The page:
Mike Hazen on D&C: ‘Nobody envisioned this’ Red Sox team’s success this year
|09.26.13 at 11:27 am ET|
Red Sox assistant GM Mike Hazen joined Dennis & Callahan on Thursday morning to discuss Boston’s incredible turnaround season, as well as the planning for the team’s postseason roster.
Hazen said that no one in the front office could have predicted just how well the team was going to perform this season.
“I know that the expectations have probably been reset, given the amount of success this team’s had,” Hazen said. “We feel pretty good about the fact that the culture that’s been created within the clubhouse, created in the manager’s office, within the walls of baseball operations all the way down through was pretty good this year, and we feel like the formula for success was at least rewritten a bit in regards to that. … But I think from what we set out and where we were in spring training, nobody envisioned this. Nobody envisioned 96-plus wins.”
Hazen added that some members of the Red Sox front office originally did not agree with the offseason focus on chemistry and veteran players.
“There’s dissenters on every decision that we make,” Hazen said. “Those guys are all in the mix, they all have different opinions, they all have different takes on it. … There’s so many people that Ben [Cherington] pulls information from. There’s always dissenters in every decision that we make, and that’s what makes Ben so good at mining through all of those things, mining through all those resources to try and come up with a good decision, but it’s challenging.”
When it comes to constructing a playoff roster, Hazen said that both manager John Farrell and Cherington have a say in who gets to play in October.
“John and Ben work pretty much hand and hand on everything,” Hazen said. “Those guys sit and talk quite a bit. We try to provide as much information: historical perspectives on playoff rosters, number of pitchers, number of position players, etc. … From John’s perspective, certainly he’s watching right now. He’s watched for the last month as we’ve had a pretty good idea that we were going to be in the playoffs. He’s starting to watch every performance and trying to figure out who are those guys that are going to be on that team. So those are daily conversations that are taking place.”
Hazen said a pitcher’s home/away splits is not as significant as most people would think when it comes to determining when a pitcher will start during a postseason series.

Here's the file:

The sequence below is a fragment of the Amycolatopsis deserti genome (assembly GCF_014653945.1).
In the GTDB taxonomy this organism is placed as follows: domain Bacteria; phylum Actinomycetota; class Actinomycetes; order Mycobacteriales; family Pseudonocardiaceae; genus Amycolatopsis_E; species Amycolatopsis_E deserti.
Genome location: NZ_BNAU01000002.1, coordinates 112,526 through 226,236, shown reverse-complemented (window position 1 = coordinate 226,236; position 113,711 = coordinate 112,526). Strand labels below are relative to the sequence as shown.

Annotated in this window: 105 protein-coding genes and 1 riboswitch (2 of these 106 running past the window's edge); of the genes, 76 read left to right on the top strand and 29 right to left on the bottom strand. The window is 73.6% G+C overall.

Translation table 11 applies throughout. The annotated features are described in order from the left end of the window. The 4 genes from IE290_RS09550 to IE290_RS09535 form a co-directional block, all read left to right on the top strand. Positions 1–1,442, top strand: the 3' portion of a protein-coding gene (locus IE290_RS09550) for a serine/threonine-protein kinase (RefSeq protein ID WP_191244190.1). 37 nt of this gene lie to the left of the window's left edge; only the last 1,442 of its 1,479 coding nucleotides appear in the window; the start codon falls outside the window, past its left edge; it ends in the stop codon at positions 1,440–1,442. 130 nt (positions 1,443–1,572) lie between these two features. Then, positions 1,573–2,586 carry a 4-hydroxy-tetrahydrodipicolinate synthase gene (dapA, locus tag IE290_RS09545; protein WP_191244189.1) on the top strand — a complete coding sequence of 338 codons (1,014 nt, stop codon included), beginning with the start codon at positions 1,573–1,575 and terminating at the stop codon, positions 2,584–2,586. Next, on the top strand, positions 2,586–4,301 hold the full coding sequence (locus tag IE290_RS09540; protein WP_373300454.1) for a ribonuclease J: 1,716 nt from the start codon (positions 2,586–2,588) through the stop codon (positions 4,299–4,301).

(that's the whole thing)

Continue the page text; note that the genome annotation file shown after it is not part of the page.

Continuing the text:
“Yes, those things have been discussed,” Hazen said. “I don’t know how significant of a role — I mean, look, when you talk about splits, you’re talking about obviously the splitting up of the statistics, and when you start getting the smaller and smaller sample size, you start getting the more trouble when you start to use them. … That’s been debated, I don’t know that that’s going to be the ultimate decider.”
On whether the Red Sox’ past offseason has set the template for other MLB team’s offseason plans: “I don’t think so. I don’t think what we did was anything earth-shattering. I think we found a collection of good players, we found a collection of players that fit well together and with the team. … I think from a contractual standpoint, maybe that’s something that can be looked at with other clubs, you know, as far as whether you view having to go land the big fish every offseason. … I feel like we got back to playing good baseball.”
On whether the key to postseason success lies in starting pitching: “I think so. I don’t know that it’s the exact same formula, but I think so. If I were to rate it out, I’d probably say starting pitching and then your closer, or the back end of the bullpen. … But look, playoff baseball in a lot of ways is about teams getting hot, and if you get hot, you start scoring some runs, which can be sometimes scarce in the postseason. You can do a lot of damage in postseason games because the other team probably is not going to match you.”
On whether he agrees that Koji Uehara was the most impactful, if not the most unexpected, signing last offseason: “I would say it was the most impactful. I wouldn’t say it was the most unexpected, just in terms of what he’s doing from a statistical standpoint. Certainly from a closing standpoint, we weren’t expecting that by any stretch of the imagination just from a role standpoint, but the reason why we signed him was the exact reason: the way he’s pitching. If you go back and look when he was with Baltimore, we saw firsthand when he was in Baltimore, and then he went to Texas … the strikeouts, the walks, the number of hits, the amount of baserunners this guy puts on base, it’s always been the thing when we faced him, we couldn’t touch him.”
On whether the team needs 11 pitchers on the postseason roster for a best-of-five ALDS series: “Well, so that’s the debate. That’s the debate that you have when you’re talking about how you’re going to set all these things up, and that’s something we’re still talking about. You get into a situation where your starting pitchers go seven, eight innings, look, we get the starting pitching that we’ve gotten for the entire season? Probably not, right? Those guys go seven-plus innings, then you’re talking the back end of your bullpen is what you need.”
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